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Israel Albert Horowitz vs Reuben Fine
Syracuse (1934), Syracuse, NY USA, rd 2, Aug-14
Spanish Game: Morphy Defense. Modern Steinitz Defense Siesta Variation (C74)  ·  1-0



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Kibitzer's Corner
Premium Chessgames Member
  FSR: Not Reuben's Finest moment.
Mar-16-11  Ulhumbrus: After 8...d5 Black has a pawn chain consisting of the pawns on d5 and e4. How does White attack and remove it? Horowitz's answer is to attack the pawn chain by 9 f3.
Jul-08-13  jerseybob: What's with Fine's 14th move? Did he think white's queen was still on f3? I can empathize: I've had many such illusions myself.
Premium Chessgames Member
  Phony Benoni: I've found a couple of contemporary reports on the game:

<"...Horowitz won from Reuben Fine in 27 moves. The latter went astray in a book variation of the Ruy Lopez, which proved to be inferior. Horowitz won his queen, and thereafter played carefully until victory rewarded his efforts."> -- New York Times, August 15, 1934.

Well, it's not like Horowitz won the queen, but let that pass.

<"Time pressure again affected several of the players last night. The sensation of the second round was the defeate of Reuben Fine by I. A. Horowitz, who recently lost a set match to the youthful Western champion. Fine, on the black side of a Ruy Lopez, drifted into a losing variation which, strangely enough, had been recommended by several book authorities.

"Fine, depending upon published analysis, found himself in hot water when Horowitz steered off from the beaten path. After losing his queen for two minor pieces, Fine made the best of a bad bargain, but resigned just as his clock was about to register his first two hours. It was Horowitz's second success in two days."> -- New York Sun, August 15, 1934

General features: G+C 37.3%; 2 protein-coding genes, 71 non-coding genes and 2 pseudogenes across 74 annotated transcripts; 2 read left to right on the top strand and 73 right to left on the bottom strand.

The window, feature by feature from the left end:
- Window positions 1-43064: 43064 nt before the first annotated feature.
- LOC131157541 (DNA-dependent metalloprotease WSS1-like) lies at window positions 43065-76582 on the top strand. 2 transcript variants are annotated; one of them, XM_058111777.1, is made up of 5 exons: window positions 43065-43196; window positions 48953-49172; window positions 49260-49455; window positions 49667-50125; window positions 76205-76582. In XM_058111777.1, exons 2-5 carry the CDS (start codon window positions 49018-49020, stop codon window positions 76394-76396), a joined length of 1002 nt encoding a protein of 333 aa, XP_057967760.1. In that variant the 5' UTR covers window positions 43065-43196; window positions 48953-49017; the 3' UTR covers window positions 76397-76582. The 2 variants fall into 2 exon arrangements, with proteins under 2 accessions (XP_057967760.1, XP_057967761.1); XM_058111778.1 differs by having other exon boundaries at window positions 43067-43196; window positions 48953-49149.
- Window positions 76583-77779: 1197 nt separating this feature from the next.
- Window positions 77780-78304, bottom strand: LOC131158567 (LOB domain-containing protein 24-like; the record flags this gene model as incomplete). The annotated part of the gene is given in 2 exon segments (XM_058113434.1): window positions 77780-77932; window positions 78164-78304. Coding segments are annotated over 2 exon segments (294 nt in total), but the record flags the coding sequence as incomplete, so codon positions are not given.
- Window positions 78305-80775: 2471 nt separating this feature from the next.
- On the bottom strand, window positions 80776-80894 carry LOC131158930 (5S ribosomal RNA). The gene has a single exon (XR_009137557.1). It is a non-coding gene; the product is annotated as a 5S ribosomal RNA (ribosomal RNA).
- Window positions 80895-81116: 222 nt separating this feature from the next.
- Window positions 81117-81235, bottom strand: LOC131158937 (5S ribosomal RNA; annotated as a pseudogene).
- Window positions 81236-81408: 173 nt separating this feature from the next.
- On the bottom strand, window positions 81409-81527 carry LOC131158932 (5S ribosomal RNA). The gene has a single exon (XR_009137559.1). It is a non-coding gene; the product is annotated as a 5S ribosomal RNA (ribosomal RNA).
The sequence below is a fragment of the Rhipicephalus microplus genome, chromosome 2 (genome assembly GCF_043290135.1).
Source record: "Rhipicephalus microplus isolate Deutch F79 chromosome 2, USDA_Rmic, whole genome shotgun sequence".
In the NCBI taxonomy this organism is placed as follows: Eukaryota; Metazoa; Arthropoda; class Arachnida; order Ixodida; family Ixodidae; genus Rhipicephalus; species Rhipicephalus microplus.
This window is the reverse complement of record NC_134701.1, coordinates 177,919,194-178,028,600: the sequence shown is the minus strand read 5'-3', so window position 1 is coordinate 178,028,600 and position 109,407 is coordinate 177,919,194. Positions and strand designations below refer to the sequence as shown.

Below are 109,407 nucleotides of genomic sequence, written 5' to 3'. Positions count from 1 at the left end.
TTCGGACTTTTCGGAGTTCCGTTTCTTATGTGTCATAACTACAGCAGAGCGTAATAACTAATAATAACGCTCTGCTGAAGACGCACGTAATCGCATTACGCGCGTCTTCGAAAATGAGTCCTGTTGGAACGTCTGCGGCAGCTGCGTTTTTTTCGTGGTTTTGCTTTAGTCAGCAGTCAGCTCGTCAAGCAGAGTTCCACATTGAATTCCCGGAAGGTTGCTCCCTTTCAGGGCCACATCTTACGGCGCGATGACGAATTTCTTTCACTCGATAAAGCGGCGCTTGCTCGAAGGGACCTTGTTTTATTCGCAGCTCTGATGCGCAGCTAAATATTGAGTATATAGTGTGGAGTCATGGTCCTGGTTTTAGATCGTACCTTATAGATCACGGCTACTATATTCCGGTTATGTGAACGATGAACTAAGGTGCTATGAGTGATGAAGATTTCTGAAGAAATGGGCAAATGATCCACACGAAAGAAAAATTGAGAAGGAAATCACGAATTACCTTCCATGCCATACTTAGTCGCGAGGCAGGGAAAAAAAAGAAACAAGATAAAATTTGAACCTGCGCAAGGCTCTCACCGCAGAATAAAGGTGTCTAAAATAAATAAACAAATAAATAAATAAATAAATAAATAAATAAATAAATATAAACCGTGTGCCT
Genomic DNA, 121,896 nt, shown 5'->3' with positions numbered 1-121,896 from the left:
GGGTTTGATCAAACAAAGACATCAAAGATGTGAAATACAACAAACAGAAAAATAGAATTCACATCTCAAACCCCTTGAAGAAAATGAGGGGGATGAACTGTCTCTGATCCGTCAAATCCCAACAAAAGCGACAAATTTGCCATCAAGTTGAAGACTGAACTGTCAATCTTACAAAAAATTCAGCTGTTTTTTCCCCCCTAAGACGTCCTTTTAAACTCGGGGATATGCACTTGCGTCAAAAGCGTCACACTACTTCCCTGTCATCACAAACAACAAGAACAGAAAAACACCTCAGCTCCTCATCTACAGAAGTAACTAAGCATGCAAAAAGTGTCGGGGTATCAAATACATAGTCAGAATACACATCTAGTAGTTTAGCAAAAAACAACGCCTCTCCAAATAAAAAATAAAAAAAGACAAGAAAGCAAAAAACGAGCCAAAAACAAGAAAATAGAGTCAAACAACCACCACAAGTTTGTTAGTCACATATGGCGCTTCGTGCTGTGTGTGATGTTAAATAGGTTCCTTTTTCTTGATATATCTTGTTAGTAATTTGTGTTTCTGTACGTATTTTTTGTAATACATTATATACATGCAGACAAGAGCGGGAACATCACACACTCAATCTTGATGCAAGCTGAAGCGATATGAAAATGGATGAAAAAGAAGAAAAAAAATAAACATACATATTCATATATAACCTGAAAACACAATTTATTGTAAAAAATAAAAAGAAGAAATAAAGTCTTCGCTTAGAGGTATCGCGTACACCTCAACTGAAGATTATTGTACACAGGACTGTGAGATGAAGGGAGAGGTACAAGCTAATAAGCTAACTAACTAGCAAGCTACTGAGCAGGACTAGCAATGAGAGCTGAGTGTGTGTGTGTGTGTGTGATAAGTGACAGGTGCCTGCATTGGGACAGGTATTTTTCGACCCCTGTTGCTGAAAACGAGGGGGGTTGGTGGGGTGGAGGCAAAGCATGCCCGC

And it's not like Fine lost the queen, either. But proceeding to the opening.

Horowitz's <8.Ng5> was a newer line in this variation, and Fine's <8...d5> (now the main line) made its debut. The critical point appears to arise after <9.f3>:

Opening Explorer

Judging by the results in the Opening Explorer, we can now assess Fine's <9...e3> as clearly inferior to 9...h6. The latter move was first played iin M Shishov vs Nezhmetdinov, 1947 and disappeared until the 1970s, but once it came back the 9...e3 variation went out of favor.

Perhaps Horowitz's <10.f4> was the "nonbook" move that Fine overlooked. He probably spent time analyzing the straight pawn sacrifice after 10.Bxe3, and didn't anticipate such a paradoxical move.

What can we conclude? Fine was probably knocked off balance when his preparation went askew, so an hallucination (as <jerseybob> suggests) is possible. Or he may have just panicked, though his situation doesn't seem to be that bad as yet.

Or maybe Fine just didn't understand these positions where a pinned knight captures another knight. Who could forget Fine vs M Yudovich Sr., 1937?

Jul-09-13  RookFile: I don't know. Played over this mess, it actually looks like close to a magnificent conception by Fine. The only problem is it doesn't work. The devil is in the details - give Fine an extra tempo and he's probably winning.

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